Ex-MLB slugger Josh Hamilton reveals conversation with God led him to retirement

Former MLB slugger Josh Hamilton played nine years in the big leagues, winning one MVP award and getting selected to five All-Star games while also battling drug and alcohol addiction.

Hamilton last played a major league game in 2015 and retired two years later after the Texas Rangers released him following a right knee injury.


Hamilton appeared Tuesday on 105.3 The Fan in Texas ahead of his Aug. 17 enshrinement into the Rangers’ Hall of Fame and revealed the moment he knew his career in baseball was over, according to the Dallas Morning-News.

He told the station he was at his ranch cutting firewood when he had a conversation with God.

“I m out there cutting firewood in the wintertime, got an old ax just cutting wood. And I take a chop and bust a log up, and immediately as soon as I cut through it, God was like, 'You know you can be done?'” Hamilton said, adding that God told him he was afraid of being finished with baseball.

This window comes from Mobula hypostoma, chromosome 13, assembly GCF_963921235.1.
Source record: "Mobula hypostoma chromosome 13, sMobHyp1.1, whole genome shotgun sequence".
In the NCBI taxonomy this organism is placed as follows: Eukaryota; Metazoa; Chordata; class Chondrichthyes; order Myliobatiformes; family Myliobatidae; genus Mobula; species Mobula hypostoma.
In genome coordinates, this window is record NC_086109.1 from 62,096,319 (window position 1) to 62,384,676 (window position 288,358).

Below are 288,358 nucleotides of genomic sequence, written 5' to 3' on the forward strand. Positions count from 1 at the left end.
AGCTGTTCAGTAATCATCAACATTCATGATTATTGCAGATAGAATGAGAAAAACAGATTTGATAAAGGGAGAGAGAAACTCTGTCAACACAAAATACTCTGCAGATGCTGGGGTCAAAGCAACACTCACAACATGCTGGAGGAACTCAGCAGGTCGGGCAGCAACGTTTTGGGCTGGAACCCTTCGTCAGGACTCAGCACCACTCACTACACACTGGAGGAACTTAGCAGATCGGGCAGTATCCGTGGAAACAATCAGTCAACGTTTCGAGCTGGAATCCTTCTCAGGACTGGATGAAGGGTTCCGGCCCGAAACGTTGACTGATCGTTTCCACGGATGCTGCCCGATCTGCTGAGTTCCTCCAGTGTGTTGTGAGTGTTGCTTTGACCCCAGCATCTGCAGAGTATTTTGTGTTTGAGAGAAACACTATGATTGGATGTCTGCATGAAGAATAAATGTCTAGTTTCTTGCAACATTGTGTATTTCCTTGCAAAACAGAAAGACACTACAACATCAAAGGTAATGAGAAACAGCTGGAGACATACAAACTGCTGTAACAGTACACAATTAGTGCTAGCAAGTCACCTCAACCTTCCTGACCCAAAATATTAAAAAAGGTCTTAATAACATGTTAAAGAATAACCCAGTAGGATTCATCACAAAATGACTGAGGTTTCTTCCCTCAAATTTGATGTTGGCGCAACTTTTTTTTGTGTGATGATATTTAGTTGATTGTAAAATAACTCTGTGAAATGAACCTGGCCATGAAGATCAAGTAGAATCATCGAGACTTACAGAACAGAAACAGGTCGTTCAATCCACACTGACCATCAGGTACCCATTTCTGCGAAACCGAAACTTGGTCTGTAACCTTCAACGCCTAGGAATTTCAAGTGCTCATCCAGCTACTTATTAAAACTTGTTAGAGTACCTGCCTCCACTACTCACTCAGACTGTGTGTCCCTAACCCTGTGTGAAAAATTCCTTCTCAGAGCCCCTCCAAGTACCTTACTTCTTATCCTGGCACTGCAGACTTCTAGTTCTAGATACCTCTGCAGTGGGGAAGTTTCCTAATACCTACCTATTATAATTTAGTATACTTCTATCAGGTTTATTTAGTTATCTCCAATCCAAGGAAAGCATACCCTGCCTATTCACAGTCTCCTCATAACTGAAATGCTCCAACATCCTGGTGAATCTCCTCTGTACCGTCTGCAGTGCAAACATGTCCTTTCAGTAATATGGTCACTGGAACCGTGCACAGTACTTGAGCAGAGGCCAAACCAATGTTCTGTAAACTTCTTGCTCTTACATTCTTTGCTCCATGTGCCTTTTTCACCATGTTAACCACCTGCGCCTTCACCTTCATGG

Josh Hamilton retired from baseball in 2017.

Josh Hamilton retired from baseball in 2017. (Kevin Jairaj-USA TODAY Sports)

Hamilton said he asked God what he was afraid of.

“I mean, I'm having this conversation talking out loud and He says, ‘Well, baseball is the only thing you've ever known since you were 3.’ Well, I haven't played in two years. ... And he said, 'Yes, but mentally, emotionally, physically, you've been preparing to get back to play. I got something more for you after baseball.’”

Hamilton added: “And I'm like, OK. So, I called my agent and said you know what, I'm done... He said, 'OK, you want to do a big press conference or anything?’ I said, ‘Nah.’”


The 38-year-old was drafted by the Tampa Bay Rays in 1999 but never saw the field with them. He then played for the Cincinnati Reds and the Los Angeles Angels along with the Rangers.

He hit 200 career home runs, batted .290 and recorded a .865 OPS. He won the American League MVP award in 2010, clobbering 32 home runs, hitting .359 and recording a 1.044 OPS.